LINGUIST List 13.49

Thu Jan 10 2002

Qs: Floating Tones, Head Prominence

Editor for this issue: Karen Milligan <karenlinguistlist.org>


We'd like to remind readers that the responses to queries are usually best posted to the individual asking the question. That individual is then strongly encouraged to post a summary to the list. This policy was instituted to help control the huge volume of mail on LINGUIST; so we would appreciate your cooperating with it whenever it seems appropriate. In addition to posting a summary, we'd like to remind people that it is usually a good idea to personally thank those individuals who have taken the trouble to respond to the query.

Directory

  1. Mike Cahill, floating tones
  2. Mike Cahill, head prominence

Message 1: floating tones

Date: Thu, 10 Jan 2002 08:19:36 -0500
From: Mike Cahill <mike_cahillsil.org>
Subject: floating tones



"Floating tones" are abundant in African languages, and have been
documented in a number of Mexican languages as well. Does anyone know
of their existence in other languages of the world? I'll post a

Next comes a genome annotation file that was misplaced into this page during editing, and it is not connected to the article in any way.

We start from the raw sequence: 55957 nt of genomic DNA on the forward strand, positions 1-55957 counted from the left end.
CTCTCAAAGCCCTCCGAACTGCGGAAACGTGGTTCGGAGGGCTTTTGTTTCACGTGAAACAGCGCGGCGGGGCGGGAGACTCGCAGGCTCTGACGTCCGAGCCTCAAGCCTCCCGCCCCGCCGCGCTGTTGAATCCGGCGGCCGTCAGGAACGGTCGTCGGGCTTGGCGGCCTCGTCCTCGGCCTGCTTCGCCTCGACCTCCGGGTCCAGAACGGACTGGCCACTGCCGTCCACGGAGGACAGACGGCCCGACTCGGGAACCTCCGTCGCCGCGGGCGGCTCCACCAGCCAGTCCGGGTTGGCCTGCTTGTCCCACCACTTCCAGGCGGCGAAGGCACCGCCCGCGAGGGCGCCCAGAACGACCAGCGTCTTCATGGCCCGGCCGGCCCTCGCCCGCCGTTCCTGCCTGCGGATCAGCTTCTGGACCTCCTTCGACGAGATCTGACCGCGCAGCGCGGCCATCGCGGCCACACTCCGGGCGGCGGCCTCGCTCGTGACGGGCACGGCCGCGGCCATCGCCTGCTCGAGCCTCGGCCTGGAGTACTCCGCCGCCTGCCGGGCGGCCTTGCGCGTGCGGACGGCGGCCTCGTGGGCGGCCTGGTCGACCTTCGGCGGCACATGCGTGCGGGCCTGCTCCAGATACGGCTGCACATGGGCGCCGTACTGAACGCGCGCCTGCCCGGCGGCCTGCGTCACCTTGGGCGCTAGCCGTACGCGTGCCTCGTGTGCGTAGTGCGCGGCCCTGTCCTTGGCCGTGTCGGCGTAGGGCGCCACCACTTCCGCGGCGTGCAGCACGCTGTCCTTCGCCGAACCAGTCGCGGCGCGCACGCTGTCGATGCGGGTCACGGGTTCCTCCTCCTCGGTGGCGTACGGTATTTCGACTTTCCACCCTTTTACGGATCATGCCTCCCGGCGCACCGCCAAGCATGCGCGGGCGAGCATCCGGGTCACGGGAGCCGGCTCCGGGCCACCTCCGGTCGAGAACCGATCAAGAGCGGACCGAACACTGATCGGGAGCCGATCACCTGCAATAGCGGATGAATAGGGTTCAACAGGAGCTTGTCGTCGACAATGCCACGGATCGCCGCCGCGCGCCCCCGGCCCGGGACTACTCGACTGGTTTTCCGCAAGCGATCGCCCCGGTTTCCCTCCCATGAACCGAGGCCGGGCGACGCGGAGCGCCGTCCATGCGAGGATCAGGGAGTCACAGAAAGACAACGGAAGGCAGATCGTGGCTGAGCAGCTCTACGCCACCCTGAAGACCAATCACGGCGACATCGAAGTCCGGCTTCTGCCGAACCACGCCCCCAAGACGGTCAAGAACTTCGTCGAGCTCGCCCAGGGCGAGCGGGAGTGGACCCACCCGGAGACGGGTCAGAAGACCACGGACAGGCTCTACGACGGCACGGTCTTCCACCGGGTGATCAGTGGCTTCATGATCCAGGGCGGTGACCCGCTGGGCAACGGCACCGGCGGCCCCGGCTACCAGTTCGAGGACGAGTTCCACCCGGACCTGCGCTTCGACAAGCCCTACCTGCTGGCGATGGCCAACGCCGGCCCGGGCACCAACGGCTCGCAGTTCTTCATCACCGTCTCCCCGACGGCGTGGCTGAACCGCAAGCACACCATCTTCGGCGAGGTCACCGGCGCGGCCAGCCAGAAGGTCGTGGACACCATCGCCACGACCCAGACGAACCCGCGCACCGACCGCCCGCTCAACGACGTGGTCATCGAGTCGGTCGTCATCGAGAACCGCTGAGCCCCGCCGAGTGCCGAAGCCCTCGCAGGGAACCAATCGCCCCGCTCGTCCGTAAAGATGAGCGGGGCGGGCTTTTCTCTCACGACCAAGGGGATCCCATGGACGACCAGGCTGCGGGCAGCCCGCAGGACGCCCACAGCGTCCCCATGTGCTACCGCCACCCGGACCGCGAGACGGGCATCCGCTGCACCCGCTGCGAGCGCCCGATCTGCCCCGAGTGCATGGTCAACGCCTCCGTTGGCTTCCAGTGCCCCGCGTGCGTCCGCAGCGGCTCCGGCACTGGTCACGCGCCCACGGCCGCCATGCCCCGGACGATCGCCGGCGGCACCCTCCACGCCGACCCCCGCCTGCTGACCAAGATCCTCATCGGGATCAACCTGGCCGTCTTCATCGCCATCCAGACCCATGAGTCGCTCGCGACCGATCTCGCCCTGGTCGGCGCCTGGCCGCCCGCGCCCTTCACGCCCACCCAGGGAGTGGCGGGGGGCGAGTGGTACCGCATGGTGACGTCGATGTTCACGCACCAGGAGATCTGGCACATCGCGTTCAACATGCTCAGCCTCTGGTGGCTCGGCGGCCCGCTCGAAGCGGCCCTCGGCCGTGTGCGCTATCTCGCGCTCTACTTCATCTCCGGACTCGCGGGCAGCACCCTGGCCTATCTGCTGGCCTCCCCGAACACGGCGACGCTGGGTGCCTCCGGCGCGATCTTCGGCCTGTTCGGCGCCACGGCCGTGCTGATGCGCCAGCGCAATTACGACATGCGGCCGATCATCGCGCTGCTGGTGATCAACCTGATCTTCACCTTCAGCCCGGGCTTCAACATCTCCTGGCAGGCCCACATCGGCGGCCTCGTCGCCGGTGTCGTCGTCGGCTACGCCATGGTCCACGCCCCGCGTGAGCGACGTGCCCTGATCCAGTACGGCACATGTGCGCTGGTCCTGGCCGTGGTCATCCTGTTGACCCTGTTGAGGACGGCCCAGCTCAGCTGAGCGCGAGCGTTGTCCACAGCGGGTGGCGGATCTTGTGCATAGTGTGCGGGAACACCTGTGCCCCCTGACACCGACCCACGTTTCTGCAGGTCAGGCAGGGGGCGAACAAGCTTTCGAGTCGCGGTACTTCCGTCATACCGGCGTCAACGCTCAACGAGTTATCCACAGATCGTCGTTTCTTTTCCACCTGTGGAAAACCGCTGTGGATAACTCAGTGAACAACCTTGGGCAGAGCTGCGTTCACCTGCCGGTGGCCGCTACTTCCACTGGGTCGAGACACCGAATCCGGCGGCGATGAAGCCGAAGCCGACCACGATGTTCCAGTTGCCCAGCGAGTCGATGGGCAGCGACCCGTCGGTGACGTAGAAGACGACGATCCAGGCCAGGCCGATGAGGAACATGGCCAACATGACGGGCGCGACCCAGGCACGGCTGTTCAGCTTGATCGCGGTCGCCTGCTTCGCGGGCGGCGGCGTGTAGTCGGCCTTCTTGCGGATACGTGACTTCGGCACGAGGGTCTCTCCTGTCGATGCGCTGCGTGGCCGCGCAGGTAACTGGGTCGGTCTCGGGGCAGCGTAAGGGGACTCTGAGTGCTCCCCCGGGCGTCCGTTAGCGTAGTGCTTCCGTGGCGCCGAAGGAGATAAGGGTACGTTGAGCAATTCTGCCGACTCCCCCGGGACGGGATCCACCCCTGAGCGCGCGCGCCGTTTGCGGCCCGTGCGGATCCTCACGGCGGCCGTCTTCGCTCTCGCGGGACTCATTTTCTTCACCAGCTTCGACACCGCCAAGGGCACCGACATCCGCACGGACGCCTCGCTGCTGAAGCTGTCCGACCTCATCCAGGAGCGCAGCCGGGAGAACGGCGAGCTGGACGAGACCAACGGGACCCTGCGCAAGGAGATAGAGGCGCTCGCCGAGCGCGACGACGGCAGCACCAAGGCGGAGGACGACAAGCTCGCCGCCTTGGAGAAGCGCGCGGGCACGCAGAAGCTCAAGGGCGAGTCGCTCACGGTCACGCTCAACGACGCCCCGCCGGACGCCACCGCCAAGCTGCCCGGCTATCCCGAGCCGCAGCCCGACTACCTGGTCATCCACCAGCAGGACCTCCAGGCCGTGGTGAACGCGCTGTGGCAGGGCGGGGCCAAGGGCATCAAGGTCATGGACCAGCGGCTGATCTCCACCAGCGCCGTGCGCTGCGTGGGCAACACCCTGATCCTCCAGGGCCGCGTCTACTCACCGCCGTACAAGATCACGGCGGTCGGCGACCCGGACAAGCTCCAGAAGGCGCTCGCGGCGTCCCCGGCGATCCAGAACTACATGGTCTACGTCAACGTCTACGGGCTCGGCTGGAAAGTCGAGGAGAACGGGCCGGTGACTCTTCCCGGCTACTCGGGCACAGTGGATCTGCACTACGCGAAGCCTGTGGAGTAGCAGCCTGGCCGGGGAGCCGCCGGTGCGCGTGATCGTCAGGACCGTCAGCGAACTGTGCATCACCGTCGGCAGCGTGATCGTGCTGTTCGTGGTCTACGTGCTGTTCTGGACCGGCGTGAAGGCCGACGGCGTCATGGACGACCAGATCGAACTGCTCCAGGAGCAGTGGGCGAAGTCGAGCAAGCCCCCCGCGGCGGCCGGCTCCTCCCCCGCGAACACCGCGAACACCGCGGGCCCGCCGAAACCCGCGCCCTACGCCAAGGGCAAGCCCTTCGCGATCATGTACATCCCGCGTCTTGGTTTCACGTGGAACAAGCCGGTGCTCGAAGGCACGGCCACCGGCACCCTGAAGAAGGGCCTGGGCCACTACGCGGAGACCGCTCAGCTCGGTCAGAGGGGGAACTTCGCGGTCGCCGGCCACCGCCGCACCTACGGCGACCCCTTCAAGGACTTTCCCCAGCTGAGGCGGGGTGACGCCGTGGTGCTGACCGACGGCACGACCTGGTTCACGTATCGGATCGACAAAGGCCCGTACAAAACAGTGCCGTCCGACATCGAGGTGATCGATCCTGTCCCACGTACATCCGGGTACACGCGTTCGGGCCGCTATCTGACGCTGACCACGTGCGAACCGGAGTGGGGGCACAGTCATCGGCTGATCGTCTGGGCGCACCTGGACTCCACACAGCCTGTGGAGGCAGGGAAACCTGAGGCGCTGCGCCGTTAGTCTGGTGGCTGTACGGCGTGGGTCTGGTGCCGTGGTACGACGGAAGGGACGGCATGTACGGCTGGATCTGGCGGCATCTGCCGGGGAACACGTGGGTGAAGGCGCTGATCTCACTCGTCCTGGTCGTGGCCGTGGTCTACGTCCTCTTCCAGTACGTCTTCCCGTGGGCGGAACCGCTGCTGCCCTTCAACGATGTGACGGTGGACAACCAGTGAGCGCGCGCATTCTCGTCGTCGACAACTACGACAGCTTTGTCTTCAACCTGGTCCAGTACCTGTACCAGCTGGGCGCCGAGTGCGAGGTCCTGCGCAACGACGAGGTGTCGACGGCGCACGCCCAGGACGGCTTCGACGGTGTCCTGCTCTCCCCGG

summary of responses.

Dr. Mike Cahill
Summer Institute of Linguistics
Mail to author|Respond to list|Read more issues|LINGUIST home page|Top of issue

Message 2: head prominence

Date: Thu, 10 Jan 2002 08:22:50 -0500
From: Mike Cahill <mike_cahillsil.org>
Subject: head prominence



It seems intuitively obvious that heads of phrases should be more
phonetically prominent than non-heads. But does anyone know of cases
or actual studies where this has been shown? Or counterexamples? I'll
post a summary of responses.

Dr. Mike Cahill
Summer Institute of Linguistics
Mail to author|Respond to list|Read more issues|LINGUIST home page|Top of issue